I didn’t realize how much that would impact me as a musician until I went to the United States. There were many shocks – I was 15, I had no idea about this country – but musically I could fit in easily within the community of artists at Walnut Hill because we had the same influences. They also grew up listening to the Beatles — I mean there was also Brittany Spears and all of that. But when you come from such a — I don’t like using the word poor country, but a developing country into the most powerful country in the world, where everybody has so much access, people are like ‘Yeah I’m going to a concert’. If you were in Cambodia, you’d say, ‘There was a concert, what?’ When you come from a developing country and you’re thrown into a very elite boarding school for the arts, it’s very scary, but it was very reassuring to me that my parents were able to give me a wide range of cultures to listen to and draw my inspiration from. Because otherwise, I think it would have been very, very hard for me to find my voice. Living in between Eastern and Western cultures definitely shaped me as a musician.
Let’s talk more about your family’s middle class roots. What effect did that have on your musical education?
I would say one way is definitely finances. Just getting the instrument and then getting the teacher, how many lessons you’re taking a week — I was taking two to three lessons. So definitely there’s the financial portion. But what’s really important to remember about middle class Cambodian families is that these are people who are intellectuals.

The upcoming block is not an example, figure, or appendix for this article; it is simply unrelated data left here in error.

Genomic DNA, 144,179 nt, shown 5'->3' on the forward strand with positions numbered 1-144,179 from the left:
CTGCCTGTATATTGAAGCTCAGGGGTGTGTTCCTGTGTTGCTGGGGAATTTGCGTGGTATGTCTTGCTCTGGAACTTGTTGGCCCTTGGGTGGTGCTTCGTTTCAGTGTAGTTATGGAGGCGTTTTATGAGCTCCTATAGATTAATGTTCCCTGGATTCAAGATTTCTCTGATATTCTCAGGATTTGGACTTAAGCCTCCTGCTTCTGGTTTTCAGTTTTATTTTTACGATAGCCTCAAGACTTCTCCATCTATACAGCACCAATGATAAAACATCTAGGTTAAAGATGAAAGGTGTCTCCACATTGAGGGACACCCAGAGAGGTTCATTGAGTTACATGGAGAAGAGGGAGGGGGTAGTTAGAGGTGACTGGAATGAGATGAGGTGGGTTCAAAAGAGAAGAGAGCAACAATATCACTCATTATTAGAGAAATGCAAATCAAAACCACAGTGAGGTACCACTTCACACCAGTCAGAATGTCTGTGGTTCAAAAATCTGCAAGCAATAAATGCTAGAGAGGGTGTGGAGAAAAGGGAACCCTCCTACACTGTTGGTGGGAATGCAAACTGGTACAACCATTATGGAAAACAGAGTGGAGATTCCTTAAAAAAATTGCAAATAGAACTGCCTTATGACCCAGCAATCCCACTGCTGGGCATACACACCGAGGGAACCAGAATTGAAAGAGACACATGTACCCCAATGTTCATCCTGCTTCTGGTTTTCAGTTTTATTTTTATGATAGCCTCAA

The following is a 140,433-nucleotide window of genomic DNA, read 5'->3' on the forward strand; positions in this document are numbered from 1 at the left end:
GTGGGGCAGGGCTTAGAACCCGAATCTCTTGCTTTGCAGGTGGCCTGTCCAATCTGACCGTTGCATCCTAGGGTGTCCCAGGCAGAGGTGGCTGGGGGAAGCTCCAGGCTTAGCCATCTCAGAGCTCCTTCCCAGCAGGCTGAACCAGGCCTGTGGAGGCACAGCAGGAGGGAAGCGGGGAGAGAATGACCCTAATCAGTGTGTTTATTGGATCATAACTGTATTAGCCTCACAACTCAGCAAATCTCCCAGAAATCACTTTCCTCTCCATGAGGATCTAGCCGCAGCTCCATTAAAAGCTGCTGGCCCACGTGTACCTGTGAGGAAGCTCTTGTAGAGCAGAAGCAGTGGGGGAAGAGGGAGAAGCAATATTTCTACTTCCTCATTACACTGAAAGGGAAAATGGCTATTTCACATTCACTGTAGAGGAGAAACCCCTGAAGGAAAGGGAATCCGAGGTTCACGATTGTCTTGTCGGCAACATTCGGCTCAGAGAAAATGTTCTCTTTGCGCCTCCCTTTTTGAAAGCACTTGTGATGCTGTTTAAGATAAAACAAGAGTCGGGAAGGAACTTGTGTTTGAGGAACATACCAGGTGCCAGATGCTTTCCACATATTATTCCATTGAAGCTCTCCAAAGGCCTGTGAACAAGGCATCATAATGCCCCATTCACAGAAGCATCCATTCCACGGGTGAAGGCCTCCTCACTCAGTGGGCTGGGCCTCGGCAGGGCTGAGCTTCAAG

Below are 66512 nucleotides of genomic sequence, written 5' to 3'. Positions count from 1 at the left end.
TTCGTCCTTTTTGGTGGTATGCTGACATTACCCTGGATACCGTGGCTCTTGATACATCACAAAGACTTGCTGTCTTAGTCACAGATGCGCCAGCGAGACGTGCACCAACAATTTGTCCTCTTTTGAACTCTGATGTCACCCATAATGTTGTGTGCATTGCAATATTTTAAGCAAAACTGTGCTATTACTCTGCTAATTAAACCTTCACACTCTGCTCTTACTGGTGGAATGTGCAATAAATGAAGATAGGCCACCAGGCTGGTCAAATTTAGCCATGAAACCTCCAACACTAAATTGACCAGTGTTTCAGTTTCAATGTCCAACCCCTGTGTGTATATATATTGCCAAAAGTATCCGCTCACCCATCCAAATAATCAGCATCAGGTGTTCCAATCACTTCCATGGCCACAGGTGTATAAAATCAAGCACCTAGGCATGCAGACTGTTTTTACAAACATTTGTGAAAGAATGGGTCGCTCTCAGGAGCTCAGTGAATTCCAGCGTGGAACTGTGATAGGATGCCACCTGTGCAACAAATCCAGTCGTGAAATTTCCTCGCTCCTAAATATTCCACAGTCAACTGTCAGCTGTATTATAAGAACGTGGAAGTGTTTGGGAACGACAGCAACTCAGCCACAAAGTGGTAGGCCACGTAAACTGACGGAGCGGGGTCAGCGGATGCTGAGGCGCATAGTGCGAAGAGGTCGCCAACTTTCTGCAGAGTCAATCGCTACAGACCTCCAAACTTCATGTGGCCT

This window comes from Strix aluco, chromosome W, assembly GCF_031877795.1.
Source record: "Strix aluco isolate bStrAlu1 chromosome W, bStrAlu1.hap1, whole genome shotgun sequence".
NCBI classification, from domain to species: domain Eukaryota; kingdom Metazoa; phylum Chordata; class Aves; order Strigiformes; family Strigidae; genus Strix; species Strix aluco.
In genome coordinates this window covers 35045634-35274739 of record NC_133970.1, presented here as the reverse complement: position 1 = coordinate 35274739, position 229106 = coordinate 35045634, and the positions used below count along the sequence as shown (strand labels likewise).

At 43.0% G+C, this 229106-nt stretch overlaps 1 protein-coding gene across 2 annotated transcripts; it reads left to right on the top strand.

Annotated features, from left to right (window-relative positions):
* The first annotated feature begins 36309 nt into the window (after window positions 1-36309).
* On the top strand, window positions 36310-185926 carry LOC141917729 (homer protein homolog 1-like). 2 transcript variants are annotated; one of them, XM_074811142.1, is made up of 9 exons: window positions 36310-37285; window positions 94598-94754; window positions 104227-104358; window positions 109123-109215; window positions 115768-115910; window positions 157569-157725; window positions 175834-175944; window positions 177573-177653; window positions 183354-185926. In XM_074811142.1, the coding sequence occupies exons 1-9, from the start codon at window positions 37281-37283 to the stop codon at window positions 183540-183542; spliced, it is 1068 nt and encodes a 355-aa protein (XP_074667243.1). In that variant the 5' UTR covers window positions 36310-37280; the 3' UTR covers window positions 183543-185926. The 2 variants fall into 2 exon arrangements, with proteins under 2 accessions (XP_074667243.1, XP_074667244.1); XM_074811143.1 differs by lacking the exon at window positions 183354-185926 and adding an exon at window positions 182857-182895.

We all come from a poor side that pushes us to grow intellectually. On both sides of my family, if you look at their history, they started as farmers then they decided to send one child to school and they pushed them. They said, ‘You’re not going to be a farmer, you’re going to be the only one who goes to school and then university’. Most of the very intellectually powered individuals [in Cambodia] come from middle class families, like we can see with Kem Ley. He was from a very modest background like my parents were, but he was a very smart person and he eventually got his doctorate and then became an activist.
If you really look at the country right now, there’s a middle class that’s growing and that’s because of better access to education, there’s also access to internet which does educate people on some level and there are NGOs that help people to afford schooling. My dad knew that if I were at a public school, and I don’t want to speak ill of them in anyway, but I would be limited in the resources available to me.